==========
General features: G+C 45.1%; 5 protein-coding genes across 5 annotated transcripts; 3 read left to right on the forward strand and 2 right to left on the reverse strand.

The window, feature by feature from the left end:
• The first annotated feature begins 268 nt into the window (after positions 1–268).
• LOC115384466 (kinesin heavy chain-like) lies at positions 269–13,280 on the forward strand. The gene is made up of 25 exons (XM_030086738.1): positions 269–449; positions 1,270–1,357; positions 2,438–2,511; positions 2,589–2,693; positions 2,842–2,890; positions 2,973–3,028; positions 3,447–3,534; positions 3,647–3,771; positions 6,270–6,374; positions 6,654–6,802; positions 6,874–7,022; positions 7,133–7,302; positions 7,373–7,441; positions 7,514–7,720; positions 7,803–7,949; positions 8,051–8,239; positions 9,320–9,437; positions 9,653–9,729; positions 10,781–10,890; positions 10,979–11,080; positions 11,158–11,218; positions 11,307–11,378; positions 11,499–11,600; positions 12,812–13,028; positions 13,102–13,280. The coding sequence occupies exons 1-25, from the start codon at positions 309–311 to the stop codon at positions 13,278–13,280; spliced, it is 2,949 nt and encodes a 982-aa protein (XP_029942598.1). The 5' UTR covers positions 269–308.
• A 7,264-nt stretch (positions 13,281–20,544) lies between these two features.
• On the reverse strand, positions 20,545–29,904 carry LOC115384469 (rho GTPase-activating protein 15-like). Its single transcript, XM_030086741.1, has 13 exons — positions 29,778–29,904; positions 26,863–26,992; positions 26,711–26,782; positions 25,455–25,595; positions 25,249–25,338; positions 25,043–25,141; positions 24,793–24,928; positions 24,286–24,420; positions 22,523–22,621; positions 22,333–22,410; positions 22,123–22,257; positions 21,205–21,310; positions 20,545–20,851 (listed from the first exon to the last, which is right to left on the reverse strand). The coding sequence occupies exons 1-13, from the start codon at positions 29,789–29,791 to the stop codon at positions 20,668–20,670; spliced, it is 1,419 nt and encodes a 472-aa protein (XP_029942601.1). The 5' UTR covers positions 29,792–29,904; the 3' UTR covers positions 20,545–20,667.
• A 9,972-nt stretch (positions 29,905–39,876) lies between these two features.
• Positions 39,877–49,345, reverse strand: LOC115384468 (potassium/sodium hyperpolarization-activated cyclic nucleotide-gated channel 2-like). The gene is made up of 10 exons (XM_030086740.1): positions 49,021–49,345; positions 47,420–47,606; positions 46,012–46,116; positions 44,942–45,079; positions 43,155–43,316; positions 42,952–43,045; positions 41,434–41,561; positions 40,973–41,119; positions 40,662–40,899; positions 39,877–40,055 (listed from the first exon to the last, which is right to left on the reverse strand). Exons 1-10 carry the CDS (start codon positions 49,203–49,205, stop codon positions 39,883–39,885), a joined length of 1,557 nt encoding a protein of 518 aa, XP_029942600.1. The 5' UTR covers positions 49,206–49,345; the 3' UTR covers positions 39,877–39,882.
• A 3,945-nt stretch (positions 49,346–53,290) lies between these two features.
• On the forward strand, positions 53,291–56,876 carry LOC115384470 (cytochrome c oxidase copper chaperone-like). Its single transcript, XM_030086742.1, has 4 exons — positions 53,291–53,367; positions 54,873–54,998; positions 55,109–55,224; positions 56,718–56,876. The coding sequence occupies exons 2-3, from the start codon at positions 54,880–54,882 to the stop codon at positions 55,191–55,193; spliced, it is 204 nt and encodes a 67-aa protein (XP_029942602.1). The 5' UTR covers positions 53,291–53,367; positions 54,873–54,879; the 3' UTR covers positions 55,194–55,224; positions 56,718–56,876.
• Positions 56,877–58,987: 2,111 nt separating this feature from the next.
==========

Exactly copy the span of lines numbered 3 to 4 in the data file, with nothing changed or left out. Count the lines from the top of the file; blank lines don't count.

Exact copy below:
• The first annotated feature begins 268 nt into the window (after positions 1–268).
• LOC115384466 (kinesin heavy chain-like) lies at positions 269–13,280 on the forward strand. The gene is made up of 25 exons (XM_030086738.1): positions 269–449; positions 1,270–1,357; positions 2,438–2,511; positions 2,589–2,693; positions 2,842–2,890; positions 2,973–3,028; positions 3,447–3,534; positions 3,647–3,771; positions 6,270–6,374; positions 6,654–6,802; positions 6,874–7,022; positions 7,133–7,302; positions 7,373–7,441; positions 7,514–7,720; positions 7,803–7,949; positions 8,051–8,239; positions 9,320–9,437; positions 9,653–9,729; positions 10,781–10,890; positions 10,979–11,080; positions 11,158–11,218; positions 11,307–11,378; positions 11,499–11,600; positions 12,812–13,028; positions 13,102–13,280. The coding sequence occupies exons 1-25, from the start codon at positions 309–311 to the stop codon at positions 13,278–13,280; spliced, it is 2,949 nt and encodes a 982-aa protein (XP_029942598.1). The 5' UTR covers positions 269–308.